Last time, we talked a bit about what we do for entrepreneurs that come to us with an idea for a consumer web or mobile start-up. Today, we’ll quickly go through the process we use to get to BETA.
First, it’s important to remember that there are usually two challenges that most startups face when they start building their BETA.
Having blurred product vision is pretty common. This comes in many shapes and forms. For instance, we often see a fairly decent vision, but a long list of features. Parts of the product may have been worked out, but other key parts, such as the user experience is full of holes. This is OK. It is often the reason why entrepreneurs come to us in the first place.
Having limited capital is a given. Sometimes though, there are also limited resources available as an entrepreneur may not have the time available to put 100% into the startup and often is not familiar with the large work load that comes with starting something from ground up. This is where our process comes in handy.
The basic steps are:
This is the quick and dirty work flow. In some cases, we have to work hard on concept development while other times it's more a matter of focusing on key user experience challenges. There are two rules we always follow:
Keep it simple and focus on the one thing you have to get right for users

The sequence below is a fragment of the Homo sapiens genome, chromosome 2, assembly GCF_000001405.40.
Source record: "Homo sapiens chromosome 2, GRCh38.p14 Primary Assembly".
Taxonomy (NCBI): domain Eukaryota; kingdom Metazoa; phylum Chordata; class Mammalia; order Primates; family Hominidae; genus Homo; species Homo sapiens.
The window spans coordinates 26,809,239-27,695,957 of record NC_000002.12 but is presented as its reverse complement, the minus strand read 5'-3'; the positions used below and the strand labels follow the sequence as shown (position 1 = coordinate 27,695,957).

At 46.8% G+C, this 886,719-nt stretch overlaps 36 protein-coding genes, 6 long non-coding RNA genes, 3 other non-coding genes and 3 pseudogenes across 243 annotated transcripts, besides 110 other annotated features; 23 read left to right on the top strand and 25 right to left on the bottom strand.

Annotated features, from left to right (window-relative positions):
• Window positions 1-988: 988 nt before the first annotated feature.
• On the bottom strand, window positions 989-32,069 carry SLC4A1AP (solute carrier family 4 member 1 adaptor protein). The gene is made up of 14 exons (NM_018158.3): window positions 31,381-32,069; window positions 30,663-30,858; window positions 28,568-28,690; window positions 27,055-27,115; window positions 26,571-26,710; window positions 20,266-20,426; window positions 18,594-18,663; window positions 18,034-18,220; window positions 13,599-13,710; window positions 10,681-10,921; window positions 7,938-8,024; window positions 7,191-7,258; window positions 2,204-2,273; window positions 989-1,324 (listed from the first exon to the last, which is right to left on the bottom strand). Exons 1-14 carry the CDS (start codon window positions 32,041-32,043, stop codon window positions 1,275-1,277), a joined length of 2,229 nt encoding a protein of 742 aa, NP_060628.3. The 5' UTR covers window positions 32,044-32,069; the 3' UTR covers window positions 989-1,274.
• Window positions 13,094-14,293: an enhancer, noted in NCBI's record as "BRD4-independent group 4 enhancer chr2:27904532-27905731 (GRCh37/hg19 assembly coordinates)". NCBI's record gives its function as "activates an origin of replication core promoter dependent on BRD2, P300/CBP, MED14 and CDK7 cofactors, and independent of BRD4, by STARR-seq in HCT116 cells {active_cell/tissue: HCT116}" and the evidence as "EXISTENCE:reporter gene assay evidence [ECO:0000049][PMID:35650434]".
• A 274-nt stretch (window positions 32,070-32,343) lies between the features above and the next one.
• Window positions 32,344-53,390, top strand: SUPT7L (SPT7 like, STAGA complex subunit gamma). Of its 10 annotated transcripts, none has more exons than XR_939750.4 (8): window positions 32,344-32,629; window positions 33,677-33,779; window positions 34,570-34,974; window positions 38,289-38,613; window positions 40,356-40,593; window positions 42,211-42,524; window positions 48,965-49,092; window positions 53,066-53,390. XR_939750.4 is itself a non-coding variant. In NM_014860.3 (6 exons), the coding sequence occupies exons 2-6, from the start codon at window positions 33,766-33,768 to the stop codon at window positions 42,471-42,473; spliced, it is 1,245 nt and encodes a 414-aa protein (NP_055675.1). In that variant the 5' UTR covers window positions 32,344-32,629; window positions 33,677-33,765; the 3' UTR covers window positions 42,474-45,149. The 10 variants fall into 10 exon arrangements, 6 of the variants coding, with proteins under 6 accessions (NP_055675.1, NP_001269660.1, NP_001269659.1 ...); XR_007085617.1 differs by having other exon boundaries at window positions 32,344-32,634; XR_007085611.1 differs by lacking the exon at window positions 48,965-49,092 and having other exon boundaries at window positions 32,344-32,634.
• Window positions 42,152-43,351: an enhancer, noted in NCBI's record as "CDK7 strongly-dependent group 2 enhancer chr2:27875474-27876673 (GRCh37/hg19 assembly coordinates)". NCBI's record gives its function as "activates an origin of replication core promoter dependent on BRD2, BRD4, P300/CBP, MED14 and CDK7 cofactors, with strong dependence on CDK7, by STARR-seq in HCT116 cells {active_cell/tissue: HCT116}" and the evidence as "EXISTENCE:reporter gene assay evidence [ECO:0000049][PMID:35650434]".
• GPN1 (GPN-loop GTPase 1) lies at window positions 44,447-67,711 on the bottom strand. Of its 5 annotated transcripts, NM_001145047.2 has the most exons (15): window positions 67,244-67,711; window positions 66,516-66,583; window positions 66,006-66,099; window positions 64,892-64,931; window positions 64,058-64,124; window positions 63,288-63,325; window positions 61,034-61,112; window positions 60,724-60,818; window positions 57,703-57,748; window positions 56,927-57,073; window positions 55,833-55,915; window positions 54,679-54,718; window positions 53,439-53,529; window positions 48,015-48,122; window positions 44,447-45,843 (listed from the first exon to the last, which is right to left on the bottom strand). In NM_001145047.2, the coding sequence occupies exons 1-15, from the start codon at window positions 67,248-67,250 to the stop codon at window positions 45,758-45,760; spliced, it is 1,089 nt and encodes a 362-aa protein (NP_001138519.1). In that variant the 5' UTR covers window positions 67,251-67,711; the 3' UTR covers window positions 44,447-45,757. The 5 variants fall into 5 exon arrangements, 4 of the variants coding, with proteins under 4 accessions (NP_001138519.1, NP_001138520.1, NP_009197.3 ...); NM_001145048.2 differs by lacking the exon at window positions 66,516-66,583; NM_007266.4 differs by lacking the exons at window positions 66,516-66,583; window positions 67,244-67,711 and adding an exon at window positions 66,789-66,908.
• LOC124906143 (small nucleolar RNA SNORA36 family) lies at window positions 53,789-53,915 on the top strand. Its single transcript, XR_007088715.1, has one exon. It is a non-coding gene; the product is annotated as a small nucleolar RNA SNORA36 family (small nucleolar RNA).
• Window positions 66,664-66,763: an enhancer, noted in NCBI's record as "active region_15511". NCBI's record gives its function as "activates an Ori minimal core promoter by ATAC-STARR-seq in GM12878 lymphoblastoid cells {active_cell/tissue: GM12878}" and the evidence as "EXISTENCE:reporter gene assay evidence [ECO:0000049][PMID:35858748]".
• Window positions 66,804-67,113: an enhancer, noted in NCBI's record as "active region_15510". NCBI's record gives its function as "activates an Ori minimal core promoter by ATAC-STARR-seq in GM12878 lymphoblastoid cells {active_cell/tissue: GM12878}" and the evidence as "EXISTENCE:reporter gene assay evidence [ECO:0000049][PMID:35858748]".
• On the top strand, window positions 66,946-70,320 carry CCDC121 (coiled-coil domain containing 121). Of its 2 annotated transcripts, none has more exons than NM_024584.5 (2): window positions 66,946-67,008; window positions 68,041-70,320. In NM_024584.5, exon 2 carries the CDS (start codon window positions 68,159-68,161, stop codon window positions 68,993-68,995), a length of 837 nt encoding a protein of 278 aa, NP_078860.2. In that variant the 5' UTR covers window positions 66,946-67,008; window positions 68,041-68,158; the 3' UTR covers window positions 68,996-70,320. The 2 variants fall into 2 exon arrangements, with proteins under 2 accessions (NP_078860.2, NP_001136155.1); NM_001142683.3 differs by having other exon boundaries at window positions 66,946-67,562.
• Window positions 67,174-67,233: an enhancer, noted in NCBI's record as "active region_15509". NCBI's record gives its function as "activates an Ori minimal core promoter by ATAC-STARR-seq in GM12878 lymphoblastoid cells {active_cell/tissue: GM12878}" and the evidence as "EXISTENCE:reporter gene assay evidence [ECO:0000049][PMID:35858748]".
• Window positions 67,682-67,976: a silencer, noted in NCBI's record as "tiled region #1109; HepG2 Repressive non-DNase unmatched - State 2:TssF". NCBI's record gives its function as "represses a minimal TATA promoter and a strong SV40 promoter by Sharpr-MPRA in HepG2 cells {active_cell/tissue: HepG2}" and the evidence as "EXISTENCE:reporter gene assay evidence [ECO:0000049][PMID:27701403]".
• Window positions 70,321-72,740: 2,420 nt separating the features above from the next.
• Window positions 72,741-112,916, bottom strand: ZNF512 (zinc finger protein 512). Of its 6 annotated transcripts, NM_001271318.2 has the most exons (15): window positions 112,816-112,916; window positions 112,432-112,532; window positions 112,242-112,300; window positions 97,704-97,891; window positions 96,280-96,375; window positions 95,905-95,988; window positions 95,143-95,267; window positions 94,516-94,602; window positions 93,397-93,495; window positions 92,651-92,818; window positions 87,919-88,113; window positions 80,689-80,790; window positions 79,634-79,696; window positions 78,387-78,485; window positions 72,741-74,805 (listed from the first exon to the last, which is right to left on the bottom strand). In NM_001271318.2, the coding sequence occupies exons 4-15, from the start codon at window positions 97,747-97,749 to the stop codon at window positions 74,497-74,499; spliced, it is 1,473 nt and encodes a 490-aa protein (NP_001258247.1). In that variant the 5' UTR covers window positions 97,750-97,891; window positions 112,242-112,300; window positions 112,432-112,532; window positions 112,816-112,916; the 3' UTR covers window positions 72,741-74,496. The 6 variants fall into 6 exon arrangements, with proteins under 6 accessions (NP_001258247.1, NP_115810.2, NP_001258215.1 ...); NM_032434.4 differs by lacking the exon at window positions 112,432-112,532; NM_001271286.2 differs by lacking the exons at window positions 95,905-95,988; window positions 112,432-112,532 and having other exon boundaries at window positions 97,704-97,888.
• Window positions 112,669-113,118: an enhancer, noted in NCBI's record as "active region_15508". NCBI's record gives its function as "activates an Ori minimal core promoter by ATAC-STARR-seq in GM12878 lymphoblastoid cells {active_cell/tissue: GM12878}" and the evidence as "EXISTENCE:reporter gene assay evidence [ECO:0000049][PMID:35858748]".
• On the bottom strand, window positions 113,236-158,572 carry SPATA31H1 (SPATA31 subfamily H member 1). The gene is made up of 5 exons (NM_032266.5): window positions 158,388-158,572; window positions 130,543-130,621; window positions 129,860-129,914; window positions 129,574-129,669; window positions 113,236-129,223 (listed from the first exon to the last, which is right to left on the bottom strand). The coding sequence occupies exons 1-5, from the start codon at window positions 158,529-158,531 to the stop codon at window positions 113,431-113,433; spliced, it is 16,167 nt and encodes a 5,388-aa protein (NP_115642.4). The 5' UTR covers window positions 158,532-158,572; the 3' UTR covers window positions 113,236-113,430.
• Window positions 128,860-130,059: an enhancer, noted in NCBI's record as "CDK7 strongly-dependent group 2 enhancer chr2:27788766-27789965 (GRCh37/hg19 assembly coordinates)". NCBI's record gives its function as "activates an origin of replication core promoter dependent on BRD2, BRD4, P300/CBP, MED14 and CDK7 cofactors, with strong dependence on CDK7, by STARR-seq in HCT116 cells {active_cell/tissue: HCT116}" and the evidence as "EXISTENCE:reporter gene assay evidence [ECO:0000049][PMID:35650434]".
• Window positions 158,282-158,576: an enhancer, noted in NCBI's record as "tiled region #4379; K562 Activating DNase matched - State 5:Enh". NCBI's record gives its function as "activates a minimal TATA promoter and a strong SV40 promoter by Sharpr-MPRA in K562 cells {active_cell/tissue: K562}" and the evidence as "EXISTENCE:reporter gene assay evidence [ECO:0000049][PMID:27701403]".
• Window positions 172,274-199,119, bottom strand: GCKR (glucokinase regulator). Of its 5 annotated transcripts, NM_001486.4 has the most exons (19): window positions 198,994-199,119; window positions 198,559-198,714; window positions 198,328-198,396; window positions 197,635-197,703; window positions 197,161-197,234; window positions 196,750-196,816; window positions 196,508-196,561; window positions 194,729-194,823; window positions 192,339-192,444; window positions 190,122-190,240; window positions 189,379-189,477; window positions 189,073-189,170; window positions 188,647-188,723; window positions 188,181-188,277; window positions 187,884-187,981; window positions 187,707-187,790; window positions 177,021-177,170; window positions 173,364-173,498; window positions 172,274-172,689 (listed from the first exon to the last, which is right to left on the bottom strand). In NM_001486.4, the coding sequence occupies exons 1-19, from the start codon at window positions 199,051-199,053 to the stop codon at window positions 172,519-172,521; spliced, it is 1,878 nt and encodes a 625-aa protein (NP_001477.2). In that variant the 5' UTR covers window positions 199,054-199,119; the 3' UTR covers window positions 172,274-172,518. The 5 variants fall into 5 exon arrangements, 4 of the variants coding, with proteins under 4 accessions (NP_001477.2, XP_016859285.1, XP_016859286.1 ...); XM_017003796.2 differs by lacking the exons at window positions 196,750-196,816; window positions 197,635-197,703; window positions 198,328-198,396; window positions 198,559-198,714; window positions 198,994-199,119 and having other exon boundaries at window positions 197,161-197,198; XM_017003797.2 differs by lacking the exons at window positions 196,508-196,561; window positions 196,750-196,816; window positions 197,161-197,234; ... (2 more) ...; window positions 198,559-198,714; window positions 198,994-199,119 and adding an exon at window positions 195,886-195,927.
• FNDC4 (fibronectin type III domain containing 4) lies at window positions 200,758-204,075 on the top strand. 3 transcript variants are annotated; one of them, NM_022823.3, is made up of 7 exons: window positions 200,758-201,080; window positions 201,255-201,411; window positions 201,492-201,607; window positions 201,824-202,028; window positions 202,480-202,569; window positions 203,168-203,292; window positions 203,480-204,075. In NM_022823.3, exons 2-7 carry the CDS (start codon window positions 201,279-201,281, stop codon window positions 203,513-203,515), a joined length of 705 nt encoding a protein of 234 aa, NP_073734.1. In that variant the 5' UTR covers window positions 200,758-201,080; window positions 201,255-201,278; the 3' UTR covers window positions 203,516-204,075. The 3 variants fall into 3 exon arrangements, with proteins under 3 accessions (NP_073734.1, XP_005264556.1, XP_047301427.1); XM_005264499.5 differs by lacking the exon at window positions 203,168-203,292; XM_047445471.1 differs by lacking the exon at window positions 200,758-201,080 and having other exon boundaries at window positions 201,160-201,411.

Get your BETA up fast!
Once the BETA is up, we start working on the Product / Market fit, which is really just all about user feedback loops and product iterations. In our experience, this is really the hard part, but it's also the fun part. There's nothing as exciting as getting real people to give you feedback on your invention!
Next time, we’ll look at what kind of documentation we are looking for when we start working with you (hint: it’s not your business plan).
When we wake up every morning, we drink coffee… and then we get on with it. We develop products - web products mostly. We love this! In fact, we've found this type of work so challenging and rewarding that we created a Product Development Group within Fabric Interactive. Next to our Social Media Marketing Group, it is our main focus area at Fabric.
For the past two years, entrepreneurs, media, agencies, and brands have come to us with napkin ideas, business plans, or complete Product Development Plans for various consumer products or applications. In some cases, we've found that the expectations for what is possible and realistic outpace the budget and experience of the team we're working with. This means that our first job is to close this gap, provide leadership, and to focus the product development process.
I know many of you are thinking about developing your own web product or already have plans for launching a new business or product line based off an application or website. To help you, I want share our experiences with you. From our experience shelf, here are some of the challenges you're likely to encounter as you blaze down the path of product development:
Initial Product (Version 1.0) does not meet audience needs